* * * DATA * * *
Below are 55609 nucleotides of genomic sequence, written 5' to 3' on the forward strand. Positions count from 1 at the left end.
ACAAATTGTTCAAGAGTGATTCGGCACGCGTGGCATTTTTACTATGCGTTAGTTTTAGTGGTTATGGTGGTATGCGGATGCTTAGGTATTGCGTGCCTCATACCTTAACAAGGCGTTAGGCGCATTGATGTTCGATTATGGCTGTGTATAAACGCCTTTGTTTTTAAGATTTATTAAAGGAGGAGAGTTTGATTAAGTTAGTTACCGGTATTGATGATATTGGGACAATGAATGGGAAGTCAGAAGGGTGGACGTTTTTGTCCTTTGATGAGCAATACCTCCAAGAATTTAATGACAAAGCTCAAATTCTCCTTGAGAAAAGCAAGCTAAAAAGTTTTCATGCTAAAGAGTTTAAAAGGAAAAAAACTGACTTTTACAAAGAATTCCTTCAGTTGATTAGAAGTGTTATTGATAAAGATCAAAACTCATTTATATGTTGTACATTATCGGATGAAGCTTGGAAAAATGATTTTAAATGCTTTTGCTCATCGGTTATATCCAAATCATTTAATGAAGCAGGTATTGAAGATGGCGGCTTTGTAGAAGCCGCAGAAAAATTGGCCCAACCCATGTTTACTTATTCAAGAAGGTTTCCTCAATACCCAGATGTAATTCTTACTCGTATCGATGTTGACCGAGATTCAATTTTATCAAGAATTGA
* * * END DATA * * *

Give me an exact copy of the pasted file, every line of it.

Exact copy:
Below are 55609 nucleotides of genomic sequence, written 5' to 3' on the forward strand. Positions count from 1 at the left end.
ACAAATTGTTCAAGAGTGATTCGGCACGCGTGGCATTTTTACTATGCGTTAGTTTTAGTGGTTATGGTGGTATGCGGATGCTTAGGTATTGCGTGCCTCATACCTTAACAAGGCGTTAGGCGCATTGATGTTCGATTATGGCTGTGTATAAACGCCTTTGTTTTTAAGATTTATTAAAGGAGGAGAGTTTGATTAAGTTAGTTACCGGTATTGATGATATTGGGACAATGAATGGGAAGTCAGAAGGGTGGACGTTTTTGTCCTTTGATGAGCAATACCTCCAAGAATTTAATGACAAAGCTCAAATTCTCCTTGAGAAAAGCAAGCTAAAAAGTTTTCATGCTAAAGAGTTTAAAAGGAAAAAAACTGACTTTTACAAAGAATTCCTTCAGTTGATTAGAAGTGTTATTGATAAAGATCAAAACTCATTTATATGTTGTACATTATCGGATGAAGCTTGGAAAAATGATTTTAAATGCTTTTGCTCATCGGTTATATCCAAATCATTTAATGAAGCAGGTATTGAAGATGGCGGCTTTGTAGAAGCCGCAGAAAAATTGGCCCAACCCATGTTTACTTATTCAAGAAGGTTTCCTCAATACCCAGATGTAATTCTTACTCGTATCGATGTTGACCGAGATTCAATTTTATCAAGAATTGA